seaside town where even a down-on-her luck bride might find her way
back to love . . .
third time isn’t bad enough, Lady Alice Hubbard has now been dubbed
“The Bad Luck Bride” by the London newspapers. Defeated, she
returns to her family’s estate in St. Ives, resolved to a future as
a doting spinster. After all, a lady with her record of marital
mishaps knows better than to dream of happily-ever-after. But then
Alice never expects to see Henderson Southwell again. Her beloved
brother’s best friend disappeared from her life soon after her
brother’s death. Until now…
Henderson remembers. And just as forbidden. For the notorious ladies’
man made one last promise to Alice’s brother before he died—and
that was never to pursue her. But one glimpse of Alice’s sorrow and
Henderson feels a powerful urge to put the light back in her lovely
eyes, one lingering kiss at a time. Even if it means falling in love
with the one woman he can never call his bride . . .
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A terrible thought, yes, but there was never a truer sentiment to go through her mind.
He was late. Her current and very much alive fiancé was terribly, horribly, embarrassingly late, and the vicar was giving her sad looks and the congregation was whispering, and Alice felt like she might scream for them all to just shut up. Harvey Reginald Heddingford III, Viscount Northrup, whom she actually liked (the first of her three fiancés whom she actually had liked) had apparently grown ice cold feet.
It wasn’t much of a surprise, actually.
The night before he’d seemed…off. Distracted. Overly nice. Guilty. That’s when the first niggling feeling of doubt touched her but she forced herself to ignore it. Certainly three men couldn’t leave her at the altar. Though to be fair, Bertram Russell, her second ill-fated fiancé, was ousted by her enraged father long before she’d set foot in the church. Bertram had been found out—not one week before their planned nuptials—to be a complete fraud. He made ordinary fortune hunters seem like innocent children dabbling at seducing marriage out of highly placed, rich women.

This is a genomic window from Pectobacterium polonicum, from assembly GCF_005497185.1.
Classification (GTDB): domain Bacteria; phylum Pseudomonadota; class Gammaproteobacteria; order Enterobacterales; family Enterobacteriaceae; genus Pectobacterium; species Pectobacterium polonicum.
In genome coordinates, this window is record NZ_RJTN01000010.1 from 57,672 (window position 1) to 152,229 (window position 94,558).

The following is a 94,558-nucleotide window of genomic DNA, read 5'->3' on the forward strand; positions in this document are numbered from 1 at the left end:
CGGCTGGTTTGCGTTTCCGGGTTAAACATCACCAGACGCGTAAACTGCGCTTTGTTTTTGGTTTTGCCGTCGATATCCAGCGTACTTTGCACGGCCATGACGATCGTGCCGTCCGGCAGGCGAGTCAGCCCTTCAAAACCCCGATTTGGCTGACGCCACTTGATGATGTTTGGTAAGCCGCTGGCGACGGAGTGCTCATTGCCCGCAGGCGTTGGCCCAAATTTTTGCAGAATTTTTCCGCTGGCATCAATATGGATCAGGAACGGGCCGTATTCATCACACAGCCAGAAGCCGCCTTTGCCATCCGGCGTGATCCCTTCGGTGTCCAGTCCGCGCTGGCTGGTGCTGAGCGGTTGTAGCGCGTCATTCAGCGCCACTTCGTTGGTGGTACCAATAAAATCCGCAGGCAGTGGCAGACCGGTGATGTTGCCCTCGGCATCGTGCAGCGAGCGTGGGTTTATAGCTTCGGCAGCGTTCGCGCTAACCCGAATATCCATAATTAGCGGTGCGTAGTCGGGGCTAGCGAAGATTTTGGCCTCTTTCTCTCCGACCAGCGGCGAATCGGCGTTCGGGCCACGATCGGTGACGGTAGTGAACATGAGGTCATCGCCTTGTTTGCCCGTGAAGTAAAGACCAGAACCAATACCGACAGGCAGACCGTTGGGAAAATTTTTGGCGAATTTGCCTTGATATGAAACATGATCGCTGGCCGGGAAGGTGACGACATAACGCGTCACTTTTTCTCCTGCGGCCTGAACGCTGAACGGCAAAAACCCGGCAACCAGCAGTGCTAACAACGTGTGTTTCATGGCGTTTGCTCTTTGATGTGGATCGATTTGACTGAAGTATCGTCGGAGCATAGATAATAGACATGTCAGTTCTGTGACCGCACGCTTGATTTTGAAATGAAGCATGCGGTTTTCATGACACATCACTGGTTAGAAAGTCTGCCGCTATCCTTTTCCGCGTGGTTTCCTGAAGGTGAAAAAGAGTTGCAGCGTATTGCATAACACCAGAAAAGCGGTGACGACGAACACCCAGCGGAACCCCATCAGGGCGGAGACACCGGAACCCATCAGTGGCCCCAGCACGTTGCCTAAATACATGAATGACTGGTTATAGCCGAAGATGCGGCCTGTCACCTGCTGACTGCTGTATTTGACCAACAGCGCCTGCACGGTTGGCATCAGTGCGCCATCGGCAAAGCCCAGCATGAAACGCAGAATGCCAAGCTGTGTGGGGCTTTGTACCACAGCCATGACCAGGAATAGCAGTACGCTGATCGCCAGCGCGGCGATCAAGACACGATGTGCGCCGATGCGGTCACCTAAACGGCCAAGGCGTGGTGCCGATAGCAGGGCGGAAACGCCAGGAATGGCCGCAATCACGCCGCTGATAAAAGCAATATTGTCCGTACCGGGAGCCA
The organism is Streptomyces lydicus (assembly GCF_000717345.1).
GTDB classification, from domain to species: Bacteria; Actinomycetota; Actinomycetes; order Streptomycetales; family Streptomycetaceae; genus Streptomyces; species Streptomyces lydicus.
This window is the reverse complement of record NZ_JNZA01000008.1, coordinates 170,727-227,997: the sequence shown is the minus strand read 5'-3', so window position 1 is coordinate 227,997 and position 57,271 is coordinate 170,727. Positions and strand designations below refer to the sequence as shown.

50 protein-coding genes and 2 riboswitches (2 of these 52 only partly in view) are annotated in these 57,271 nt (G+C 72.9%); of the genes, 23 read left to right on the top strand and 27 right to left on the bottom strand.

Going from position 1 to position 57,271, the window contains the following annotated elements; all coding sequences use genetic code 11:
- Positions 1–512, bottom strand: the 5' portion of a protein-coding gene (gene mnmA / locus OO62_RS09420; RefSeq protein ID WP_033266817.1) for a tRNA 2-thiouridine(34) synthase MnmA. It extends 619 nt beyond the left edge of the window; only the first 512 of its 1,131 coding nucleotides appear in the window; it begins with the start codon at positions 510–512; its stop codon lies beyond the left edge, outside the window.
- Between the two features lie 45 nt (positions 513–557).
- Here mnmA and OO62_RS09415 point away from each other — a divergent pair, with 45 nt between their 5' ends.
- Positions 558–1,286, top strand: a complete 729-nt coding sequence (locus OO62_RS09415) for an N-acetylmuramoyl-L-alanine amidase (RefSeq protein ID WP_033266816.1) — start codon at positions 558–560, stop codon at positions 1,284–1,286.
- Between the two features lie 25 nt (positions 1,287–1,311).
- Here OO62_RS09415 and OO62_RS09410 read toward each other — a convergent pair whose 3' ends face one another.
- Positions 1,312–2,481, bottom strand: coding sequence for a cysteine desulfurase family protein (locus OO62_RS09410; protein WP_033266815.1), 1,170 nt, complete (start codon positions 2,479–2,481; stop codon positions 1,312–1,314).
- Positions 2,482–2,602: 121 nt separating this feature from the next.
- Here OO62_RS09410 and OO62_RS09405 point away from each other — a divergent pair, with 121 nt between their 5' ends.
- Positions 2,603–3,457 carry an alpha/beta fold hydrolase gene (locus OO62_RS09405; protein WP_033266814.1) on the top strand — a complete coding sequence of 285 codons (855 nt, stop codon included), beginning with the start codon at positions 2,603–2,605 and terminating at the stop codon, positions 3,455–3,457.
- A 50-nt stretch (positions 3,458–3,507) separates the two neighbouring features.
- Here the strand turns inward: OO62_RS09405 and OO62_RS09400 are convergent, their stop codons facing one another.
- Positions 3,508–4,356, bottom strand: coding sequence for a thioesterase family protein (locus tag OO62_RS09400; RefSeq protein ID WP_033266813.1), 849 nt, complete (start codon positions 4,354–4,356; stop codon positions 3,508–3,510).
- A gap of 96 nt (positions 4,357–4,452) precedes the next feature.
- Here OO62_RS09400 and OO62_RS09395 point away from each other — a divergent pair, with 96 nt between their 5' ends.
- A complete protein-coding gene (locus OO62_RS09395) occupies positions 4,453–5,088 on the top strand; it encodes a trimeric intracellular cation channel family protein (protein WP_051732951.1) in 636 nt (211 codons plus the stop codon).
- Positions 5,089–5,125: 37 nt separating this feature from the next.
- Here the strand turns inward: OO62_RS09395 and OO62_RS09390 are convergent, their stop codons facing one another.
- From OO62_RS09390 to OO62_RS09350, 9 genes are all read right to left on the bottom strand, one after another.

One dead. One fraud. One very, very late.
This could not be happening again. She stood in the vestibule with her father and sister, dread slowly wrapping around her like a toxic fog, making it almost impossible to breathe. As she waited for her groom to make an appearance, knowing he would not, Alice vowed she would never, ever, be put in this position again. When she saw Vicar Jamison coming toward the spot where she stood with her father, Alice knew it was over. She couldn’t seem to gather the energy to cry and in fact had the terrible urge to laugh, something she sometimes did at the worst possible moment. Actually, other than feeling a bit off kilter and extremely humiliated, she felt nothing at all. Certainly not heartbroken.
“Lord Hubbard,” the vicar said, giving her father a small bow. “It may be time to address the congregation.”
Her dear, dear, papa looked at her, his eyes filled with sorrow. “I think I must.”
Alice nodded and pressed her hands, still holding her silly bouquet, into her stomach. God, the humiliation. This was far worse than Bertram and, well, poor Lord Livingston was deemed a tragedy, not a humiliation. People at least felt sorry for her when her first ill-fated husband-to-be dropped dead waiting for her to walk down the aisle. Just five more minutes and she might have been a widow, and a widow was a far better thing to be than a jilted bride.